Hair care products and the pH Adjuster Sodium Hydroxide – By Chicoro

Hair Care Products and the pH Adjuster Sodium Hydroxide 

You already know about pH and that most if not all of store bought hair care products are formulated within a specific pH range.

Last time, I mentioned most hair care products have their pH adjusted during formulation.  Many ingredients can be used to adjust the pH of a product.

One pH adjuster of which you may want to be aware is sodium hydroxide. Sodium hydroxide is the same component used to relax hair and chemically straighten hair permanently. Sodium hydroxide is in many products. Sometimes it will be written on the back of the ingredients where you can see it and sometimes it will not appear on the ingredient’s label at all.

Sodium hydroxide is very corrosive and can burn and damage body tissue. In hair care products, when used as a pH adjuster, it is considered harmless because it turns into a salt at the end of processing.  Usually, when I see sodium hydroxide in a product, it is either the last ingredient or one of the last ingredients.

Product Ingredient Labeling In the United States

Product ingredients are listed on the back of a label in order of quantity. The ingredient that is the most prevalent will be listed first.  If an ingredient is less than 1%, it may be listed on the product ingredient label, too. The catch is that once an ingredient is less than 1% of the product, it can be listed in any order. Let’s say I have water, oil, amino acids and honey in my product. Water and oil make up 50%. But, my amino acids are .5% and honey is .4%. Although there are more amino acids in this product, I can list honey first. That is because anything less than 1% can be listed in any order. When you look at the back of this product, you won’t be able to really know if there is more honey or amino acids. The order won’t help you.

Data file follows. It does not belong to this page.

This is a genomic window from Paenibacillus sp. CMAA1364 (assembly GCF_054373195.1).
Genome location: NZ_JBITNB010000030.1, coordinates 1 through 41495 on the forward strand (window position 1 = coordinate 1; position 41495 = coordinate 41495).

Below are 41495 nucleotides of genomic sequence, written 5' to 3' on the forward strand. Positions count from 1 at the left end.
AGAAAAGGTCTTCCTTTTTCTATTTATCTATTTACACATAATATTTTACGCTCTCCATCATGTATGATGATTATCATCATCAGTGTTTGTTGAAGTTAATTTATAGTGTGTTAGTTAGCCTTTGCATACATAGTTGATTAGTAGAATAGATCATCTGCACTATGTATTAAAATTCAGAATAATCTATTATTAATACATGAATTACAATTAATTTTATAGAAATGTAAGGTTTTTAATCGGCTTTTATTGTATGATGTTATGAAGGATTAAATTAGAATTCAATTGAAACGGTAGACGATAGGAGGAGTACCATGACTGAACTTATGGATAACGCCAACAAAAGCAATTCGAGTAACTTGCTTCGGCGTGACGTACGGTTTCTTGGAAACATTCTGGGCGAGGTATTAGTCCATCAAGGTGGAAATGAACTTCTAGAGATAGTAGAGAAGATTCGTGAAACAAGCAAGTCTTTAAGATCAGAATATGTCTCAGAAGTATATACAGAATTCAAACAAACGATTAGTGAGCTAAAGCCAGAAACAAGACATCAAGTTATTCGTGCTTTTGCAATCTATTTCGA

The other interesting thing is that for a product to be considered a relaxer it can consist of 1% to 10% of sodium hydroxide.  In theory, a product could be out there with up to 1% sodium hydroxide, used to adjust pH. Technically, all you need is 1% of sodium hydroxide in your product for it to be considered a relaxer.   Although I am reaching here, it is important to know and understand what is in your hair care products. I personally skip products that have sodium hydroxide in them. But, since it is considered an end product used for processing and becomes a harmless salt, it doesn’t have to be declared or written on the ingredients label. Who knows how  many products may contain sodium hydroxide but don’t state it. Be aware.  Use knowledge, not fear or marketing, to make the best hair related decisions for yourself.

Would you like to know more about the care and feeding of beautiful Afro-textured hair? Stay tuned at


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